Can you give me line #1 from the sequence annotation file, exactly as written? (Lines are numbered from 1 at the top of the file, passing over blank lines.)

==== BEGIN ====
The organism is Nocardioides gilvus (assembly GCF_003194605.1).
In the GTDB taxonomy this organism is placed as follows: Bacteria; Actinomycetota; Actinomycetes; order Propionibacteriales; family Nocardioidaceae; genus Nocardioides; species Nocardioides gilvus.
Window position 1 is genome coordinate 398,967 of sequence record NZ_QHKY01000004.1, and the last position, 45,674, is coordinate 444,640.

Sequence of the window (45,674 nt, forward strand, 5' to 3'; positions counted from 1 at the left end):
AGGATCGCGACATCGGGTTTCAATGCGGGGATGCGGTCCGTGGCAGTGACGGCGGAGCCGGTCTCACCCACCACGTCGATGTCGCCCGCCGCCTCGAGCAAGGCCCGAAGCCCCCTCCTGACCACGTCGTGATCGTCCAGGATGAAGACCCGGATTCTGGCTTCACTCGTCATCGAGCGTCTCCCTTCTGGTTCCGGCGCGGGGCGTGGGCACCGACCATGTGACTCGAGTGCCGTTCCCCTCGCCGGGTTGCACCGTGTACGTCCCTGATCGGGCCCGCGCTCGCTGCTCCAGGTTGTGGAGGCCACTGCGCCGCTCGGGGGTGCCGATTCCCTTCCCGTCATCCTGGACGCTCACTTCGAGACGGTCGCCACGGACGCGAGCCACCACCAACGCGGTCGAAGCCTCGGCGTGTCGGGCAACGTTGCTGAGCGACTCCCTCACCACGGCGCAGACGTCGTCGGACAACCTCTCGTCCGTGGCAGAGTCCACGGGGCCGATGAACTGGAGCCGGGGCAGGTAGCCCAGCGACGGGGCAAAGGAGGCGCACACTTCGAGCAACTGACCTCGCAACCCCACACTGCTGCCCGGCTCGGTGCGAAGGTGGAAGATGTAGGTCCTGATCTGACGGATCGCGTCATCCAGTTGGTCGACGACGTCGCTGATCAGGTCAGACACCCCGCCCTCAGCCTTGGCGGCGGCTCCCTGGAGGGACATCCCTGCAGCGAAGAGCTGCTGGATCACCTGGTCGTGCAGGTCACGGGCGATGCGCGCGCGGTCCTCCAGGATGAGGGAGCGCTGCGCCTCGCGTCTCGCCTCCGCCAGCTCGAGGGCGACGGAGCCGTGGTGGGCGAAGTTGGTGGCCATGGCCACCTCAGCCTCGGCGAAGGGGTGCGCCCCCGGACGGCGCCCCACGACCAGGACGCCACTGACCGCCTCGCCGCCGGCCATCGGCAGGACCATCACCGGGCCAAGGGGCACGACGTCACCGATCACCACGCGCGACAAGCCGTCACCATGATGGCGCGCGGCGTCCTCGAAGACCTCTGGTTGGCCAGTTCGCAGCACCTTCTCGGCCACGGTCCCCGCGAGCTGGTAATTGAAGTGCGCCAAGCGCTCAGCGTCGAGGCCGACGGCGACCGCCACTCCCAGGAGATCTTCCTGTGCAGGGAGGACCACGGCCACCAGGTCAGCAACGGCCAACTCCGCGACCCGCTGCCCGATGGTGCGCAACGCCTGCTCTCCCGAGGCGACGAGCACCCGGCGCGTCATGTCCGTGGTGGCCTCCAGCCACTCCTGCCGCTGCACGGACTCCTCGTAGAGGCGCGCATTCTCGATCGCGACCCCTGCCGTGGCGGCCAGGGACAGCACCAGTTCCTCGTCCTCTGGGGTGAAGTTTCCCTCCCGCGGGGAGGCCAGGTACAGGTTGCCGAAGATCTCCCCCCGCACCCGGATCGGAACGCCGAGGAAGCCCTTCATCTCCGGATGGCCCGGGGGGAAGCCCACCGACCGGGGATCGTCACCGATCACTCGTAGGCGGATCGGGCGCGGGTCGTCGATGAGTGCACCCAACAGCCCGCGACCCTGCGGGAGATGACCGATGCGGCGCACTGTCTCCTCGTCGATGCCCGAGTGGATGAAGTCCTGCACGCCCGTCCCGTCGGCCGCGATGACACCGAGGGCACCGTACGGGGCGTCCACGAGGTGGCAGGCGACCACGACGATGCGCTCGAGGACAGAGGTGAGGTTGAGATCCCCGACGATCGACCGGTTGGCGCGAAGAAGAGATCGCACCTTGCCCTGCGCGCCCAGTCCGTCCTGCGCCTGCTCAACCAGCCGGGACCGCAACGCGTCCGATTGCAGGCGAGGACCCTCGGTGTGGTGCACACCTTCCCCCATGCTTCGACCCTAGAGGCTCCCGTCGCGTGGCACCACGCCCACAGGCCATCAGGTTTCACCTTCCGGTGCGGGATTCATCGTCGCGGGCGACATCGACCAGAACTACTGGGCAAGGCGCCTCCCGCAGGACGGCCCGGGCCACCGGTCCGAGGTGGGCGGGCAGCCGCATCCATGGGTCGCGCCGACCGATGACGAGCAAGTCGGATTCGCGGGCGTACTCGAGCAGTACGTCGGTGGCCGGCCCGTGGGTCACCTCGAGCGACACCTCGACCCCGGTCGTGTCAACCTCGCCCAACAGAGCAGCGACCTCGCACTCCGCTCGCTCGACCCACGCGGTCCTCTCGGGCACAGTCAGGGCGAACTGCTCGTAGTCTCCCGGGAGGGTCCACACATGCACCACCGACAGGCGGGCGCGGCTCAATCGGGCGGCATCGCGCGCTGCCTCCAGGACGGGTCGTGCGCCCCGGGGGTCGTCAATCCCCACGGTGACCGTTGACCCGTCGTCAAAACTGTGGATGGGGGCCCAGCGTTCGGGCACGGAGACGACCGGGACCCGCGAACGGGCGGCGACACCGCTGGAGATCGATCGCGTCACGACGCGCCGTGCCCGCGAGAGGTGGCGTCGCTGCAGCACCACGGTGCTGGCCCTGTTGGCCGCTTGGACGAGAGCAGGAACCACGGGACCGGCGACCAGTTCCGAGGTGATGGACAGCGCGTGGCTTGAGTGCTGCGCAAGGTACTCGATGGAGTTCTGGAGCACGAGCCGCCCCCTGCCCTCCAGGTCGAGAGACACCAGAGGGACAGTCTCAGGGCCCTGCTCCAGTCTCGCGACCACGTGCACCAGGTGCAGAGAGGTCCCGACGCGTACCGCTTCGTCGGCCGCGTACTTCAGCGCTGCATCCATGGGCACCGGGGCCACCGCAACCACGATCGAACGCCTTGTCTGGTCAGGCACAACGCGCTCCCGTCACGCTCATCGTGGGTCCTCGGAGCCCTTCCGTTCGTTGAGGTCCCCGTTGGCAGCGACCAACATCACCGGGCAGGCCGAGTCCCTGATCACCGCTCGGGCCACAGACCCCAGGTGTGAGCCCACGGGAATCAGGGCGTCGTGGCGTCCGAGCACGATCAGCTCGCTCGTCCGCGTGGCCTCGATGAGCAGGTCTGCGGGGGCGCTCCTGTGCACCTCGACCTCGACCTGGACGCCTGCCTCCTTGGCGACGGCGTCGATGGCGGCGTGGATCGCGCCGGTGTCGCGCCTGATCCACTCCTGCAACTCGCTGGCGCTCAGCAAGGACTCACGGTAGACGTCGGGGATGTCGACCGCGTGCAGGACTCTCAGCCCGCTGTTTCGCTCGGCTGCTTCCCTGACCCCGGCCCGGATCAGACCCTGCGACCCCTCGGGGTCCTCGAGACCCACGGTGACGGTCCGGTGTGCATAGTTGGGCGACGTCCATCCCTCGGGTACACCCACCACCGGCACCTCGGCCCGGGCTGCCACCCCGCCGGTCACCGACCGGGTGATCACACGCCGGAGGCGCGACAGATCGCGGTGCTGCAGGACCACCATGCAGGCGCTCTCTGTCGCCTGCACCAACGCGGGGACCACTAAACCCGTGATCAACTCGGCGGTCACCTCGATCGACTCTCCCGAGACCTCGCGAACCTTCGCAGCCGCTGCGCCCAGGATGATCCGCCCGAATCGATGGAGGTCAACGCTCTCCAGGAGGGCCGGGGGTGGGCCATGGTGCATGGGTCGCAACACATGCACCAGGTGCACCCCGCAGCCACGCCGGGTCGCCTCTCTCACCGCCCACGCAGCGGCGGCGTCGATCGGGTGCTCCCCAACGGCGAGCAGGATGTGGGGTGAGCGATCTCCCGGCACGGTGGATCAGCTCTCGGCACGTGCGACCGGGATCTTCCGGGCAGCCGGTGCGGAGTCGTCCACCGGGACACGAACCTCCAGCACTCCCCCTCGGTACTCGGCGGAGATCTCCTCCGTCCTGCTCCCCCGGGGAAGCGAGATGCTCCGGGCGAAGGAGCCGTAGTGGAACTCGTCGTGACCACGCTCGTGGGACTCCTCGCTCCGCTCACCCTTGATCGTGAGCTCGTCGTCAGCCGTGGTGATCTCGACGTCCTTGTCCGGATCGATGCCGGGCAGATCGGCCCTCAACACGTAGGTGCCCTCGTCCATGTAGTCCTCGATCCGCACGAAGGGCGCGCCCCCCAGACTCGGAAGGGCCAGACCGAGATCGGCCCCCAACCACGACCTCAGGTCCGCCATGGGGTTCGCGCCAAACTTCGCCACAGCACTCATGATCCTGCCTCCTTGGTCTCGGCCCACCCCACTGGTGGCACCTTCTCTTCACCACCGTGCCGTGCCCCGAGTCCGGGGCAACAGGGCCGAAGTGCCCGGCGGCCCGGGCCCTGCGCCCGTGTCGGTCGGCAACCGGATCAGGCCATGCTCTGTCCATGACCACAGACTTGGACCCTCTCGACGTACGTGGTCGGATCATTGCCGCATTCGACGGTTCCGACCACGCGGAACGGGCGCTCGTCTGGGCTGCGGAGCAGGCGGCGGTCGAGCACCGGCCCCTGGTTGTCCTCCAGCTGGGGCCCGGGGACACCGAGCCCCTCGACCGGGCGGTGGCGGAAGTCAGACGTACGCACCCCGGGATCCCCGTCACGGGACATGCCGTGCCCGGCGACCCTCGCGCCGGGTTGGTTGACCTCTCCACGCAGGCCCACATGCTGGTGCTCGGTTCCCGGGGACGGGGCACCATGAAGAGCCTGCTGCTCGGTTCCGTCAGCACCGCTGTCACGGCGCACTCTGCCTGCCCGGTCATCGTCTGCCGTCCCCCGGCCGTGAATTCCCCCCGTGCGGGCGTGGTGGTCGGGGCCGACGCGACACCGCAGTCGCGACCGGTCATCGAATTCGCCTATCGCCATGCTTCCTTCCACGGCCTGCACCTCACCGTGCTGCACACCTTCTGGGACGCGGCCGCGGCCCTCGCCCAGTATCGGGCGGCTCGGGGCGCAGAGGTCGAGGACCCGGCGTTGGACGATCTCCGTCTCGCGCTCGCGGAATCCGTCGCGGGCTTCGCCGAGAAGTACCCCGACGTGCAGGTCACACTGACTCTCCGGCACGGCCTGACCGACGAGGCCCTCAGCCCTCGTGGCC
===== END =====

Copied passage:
The organism is Nocardioides gilvus (assembly GCF_003194605.1).